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Ebola
Ebola
A nurse wears protective clothing in the Ebola isolation ward of St. Mary's Hospital in Lacor, Uganda, in February 2001. He wrote the messages on his face shield after surviving the virus himself. | Photo: Tyler Hicks | Link | Ebola, Uganda, Nurse, Mask, Disease,

Ebola gathering steam

The outbreak of Ebola virus disease (EVD) that started in December 2013 has defied several months of mitigation and containment efforts. In July 2014 it was still evolving in Guinea, Liberia and Sierra Leone. As of 20 August, the toll in those countries had reached 844 EVD confirmed deaths 1. On 20 July, the outbreak reached Nigeria through an infected traveler coming from Liberia. The Nigerian official reports list 12 probable cases, and it is not clear if the outbreak has been contained.

EVD is caused by infection with a virus of the family Filoviridae, genus Ebolavirus 2. EVD transmission during the incubation period is very unlikely and occurs via direct contact with blood, secretions, and/or other bodily fluids of dead or living infected persons. Gene sequencing of the virus causing the 2014 West African (2014WA) outbreak has demonstrated 98% homology with the Zaire Ebola virus, with a 55% case fatality ratio (CFR) across the affected countries 3. Unfortunately there are no licensed treatments available for EVD, and severely ill patients can only be cared for with intensive supportive care.

The 2014WA outbreak is the largest ever observed, both by number of cases and geographical extension. For this reason, on 6-7 August, an Emergency Committee of the WHO 4 advised the 2014WA outbreak constitutes an ?extraordinary event? and a public health risk to other States. Indeed, although the outbreak started in an isolated region of Guinea, transmission has occurred in large cities (Conakry, Freetown, Monrovia and Lagos) of the four affected countries. These urban areas have major international airports, thus raising concern about a quick internationalization of the outbreak (see Fig. 1). While importation of cases should not generate large outbreaks in countries where prompt isolation of cases in appropriate health care facilities occurs, it is clear that a quantitative analysis of the risk of importation of cases (likelihood, timeline, number of cases) in countries not affected at the moment by the outbreak may provide valuable intelligence on the evolution of the 2014WA outbreak.

So far most of the analyses on the risk of international spread of the outbreak have focused on the analysis of the sheer volume of international passenger traffic across countries 5,6. These analyses however do not consider the local evolution of the outbreak in the affected countries and the specific etiology of the disease (incubation time scale, etc.). Here we provide a quantitative assessment of the international spread based on large-scale computer microsimulations of the 2014WA outbreak that generate stochastic simulations of epidemic spread worldwide, yielding, among other measures, the case importation events at a daily resolution for 3,362 subpopulations in 220 countries. We use the Global Epidemic and Mobility Model that integrates high-resolution data on human demography and mobility on a worldwide scale in a metapopulation stochastic epidemic model 7,8,9. The disease dynamics within each population consider explicitly that EVD transmissions occur in the general community, in hospital settings, and during funeral rites 10. For parameter inference, we use a Monte Carlo likelihood analysis that considers more than 1,000,000 simulations that sample the disease model space and the data on the 2014WA outbreak up to 9 August 2014. This approach selects the disease dynamic model that we use to generate numerical stochastic simulations of an epidemic?s local (within West African countries) and global progression.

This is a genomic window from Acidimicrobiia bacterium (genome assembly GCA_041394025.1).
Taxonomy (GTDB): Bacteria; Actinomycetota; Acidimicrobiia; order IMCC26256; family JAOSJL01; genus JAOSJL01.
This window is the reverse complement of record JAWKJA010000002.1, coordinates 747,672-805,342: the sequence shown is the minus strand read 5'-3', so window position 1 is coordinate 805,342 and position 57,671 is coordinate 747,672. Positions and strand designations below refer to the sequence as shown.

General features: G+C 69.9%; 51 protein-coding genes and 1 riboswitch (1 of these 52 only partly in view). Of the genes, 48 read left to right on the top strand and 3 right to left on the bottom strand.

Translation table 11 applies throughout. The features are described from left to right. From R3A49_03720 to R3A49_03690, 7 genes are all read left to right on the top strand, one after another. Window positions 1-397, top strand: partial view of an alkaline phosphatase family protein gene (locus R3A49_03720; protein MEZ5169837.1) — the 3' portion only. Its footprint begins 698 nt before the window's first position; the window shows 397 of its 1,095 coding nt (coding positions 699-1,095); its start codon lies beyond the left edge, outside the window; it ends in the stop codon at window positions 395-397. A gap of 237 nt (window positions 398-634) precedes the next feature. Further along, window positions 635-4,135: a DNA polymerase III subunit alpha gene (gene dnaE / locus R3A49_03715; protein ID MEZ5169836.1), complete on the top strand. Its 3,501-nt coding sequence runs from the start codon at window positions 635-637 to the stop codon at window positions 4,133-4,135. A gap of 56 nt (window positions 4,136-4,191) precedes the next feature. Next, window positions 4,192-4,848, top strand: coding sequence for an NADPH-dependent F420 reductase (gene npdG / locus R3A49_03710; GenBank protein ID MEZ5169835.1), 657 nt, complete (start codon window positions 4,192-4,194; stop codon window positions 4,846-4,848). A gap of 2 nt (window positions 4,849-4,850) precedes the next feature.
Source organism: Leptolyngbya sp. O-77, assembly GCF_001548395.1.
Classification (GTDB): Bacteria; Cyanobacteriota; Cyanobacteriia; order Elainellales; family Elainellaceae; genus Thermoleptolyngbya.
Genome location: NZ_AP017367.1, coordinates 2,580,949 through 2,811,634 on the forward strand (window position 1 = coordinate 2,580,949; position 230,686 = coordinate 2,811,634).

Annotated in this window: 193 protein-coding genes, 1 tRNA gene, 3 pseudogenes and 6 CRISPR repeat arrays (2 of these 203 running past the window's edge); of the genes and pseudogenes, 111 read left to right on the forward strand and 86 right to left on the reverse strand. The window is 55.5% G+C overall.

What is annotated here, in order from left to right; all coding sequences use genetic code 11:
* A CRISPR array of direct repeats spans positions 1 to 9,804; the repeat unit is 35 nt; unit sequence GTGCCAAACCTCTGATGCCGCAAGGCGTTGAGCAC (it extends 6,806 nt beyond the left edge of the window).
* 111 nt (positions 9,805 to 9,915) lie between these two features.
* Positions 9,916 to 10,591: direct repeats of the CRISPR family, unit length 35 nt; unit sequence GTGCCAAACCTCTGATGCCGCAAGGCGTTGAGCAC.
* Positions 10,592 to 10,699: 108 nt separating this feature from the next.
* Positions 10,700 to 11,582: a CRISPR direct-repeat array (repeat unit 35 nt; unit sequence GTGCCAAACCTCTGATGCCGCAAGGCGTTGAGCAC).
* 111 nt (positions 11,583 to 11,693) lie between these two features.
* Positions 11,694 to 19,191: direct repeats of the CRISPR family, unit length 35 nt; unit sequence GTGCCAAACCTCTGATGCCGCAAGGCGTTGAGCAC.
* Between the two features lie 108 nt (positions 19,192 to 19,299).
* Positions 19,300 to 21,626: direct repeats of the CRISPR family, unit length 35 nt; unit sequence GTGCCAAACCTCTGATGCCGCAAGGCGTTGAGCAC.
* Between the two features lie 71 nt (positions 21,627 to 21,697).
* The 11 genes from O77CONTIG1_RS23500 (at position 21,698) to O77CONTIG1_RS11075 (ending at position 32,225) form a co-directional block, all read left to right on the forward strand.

We evaluate the progression of the epidemic in West Africa and its international spread under the assumption that the EVD outbreak continues to evolve at the current pace. The numerical simulation results show a steep increase of cases in the West Africa region, unless the transmissibility of the EVD is successfully mitigated. The overall basic reproductive number of the epidemic in the region is estimated to be in the range 1.5 − 2.0. We find that, although surveillance and containment measures have been in place for several months, the transmissibility in hospital and funeral rites are likely an appreciable component of the overall transmissibility. The probability of case exportation is extremely modest (upper bound less than 5%) for non-African countries, with the exception of the United Kingdom (UK), Belgium, France and the United States (US). As of the beginning of September, the countries with the largest probability of seeing the arrival of EVD cases are Ghana, UK and Gambia. The overall probability of international spread will increase if the Nigerian outbreak is not promptly controlled. We also show that as of the end of September, the size distribution of outbreaks due to the international spread of the EVD is contained (median value <4 cases) for countries outside of the African region. Severe travel restrictions to and from the affected areas (80% airline traffic reduction) generates only a 3-4 weeks delay in the international spreading.

The lack of detailed data on the 2014WA EVD outbreak makes any modeling approach vulnerable to the many assumptions and uncertainty about basic parameters and the quality of data. However, we hope that the characterization of the EVD 2014WA outbreak and the associated risk of international spread provided here may be useful to national and international agencies in allocating resources for interventions to contain and to mitigate the epidemic.

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Updated Apr 22, 2017 5:31 AM EDT | More details

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